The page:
Friday, March 26, 2021

1970 Album of the Week, March 26- April 1: Bitches Brew, by Miles Davis


A confession: I've always wanted to like instrumental jazz (ever since coming across a couple of collections of Nat Hentoff's old jazz columns from Down Beat, the Village Voice, etc. in my high school library).

I wanted to like it while growing up in a country music household in a small midwestern town where jazz wasn't  to be found outside of the local high school's jazz band and junior high school's vocal jazz ensemble (in which I performed as a baritone). But it's never really gotten its hooks into me. I just have to  have a singer or singers to dig jazz.

So while this week's 1970 Album of the Week -- Miles Davis's Bitches Brew, released on March 30 of that year -- is incredibly influential in many ways, and while I've listened to it a number of times, and while it richly deserves inclusion in any recap of great 1970 albums, I can't say I'm personally gaga for it. The only vocals on it are Davis in the background prompting soloists, etc. I don't really have the musical / instrumental vocabulary to appreciate it properly, I guess. Or to describe it properly either.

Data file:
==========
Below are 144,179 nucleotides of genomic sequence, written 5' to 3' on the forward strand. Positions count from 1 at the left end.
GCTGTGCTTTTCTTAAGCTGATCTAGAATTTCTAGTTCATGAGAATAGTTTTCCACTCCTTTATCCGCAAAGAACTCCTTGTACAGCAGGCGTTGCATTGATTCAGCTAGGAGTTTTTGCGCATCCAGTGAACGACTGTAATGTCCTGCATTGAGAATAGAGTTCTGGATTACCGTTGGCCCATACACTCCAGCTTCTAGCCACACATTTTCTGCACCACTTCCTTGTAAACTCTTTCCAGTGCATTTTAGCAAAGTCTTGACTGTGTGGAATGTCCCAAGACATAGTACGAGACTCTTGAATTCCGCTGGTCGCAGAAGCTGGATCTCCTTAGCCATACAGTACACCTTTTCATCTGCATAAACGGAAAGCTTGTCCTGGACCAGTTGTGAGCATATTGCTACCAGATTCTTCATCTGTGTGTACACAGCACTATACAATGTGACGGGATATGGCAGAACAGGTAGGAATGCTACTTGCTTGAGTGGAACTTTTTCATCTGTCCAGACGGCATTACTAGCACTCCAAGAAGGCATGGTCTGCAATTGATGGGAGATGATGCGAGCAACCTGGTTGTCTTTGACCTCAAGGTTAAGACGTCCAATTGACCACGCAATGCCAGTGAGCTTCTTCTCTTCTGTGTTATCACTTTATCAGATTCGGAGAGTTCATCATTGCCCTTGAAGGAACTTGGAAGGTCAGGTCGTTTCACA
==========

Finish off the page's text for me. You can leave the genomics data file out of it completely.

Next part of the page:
My "track to feature" selection from the album is the shortest track on the album, "John McLaughlin," on which Davis doesn't even perform (and on which John McLaughlin does). The biggest exception to my "don't care much for instrumental jazz" rule is McLaughlin's "fusion" outfit, Mahavishnu Orchestra, formed the year after the release of Bitches Brew.



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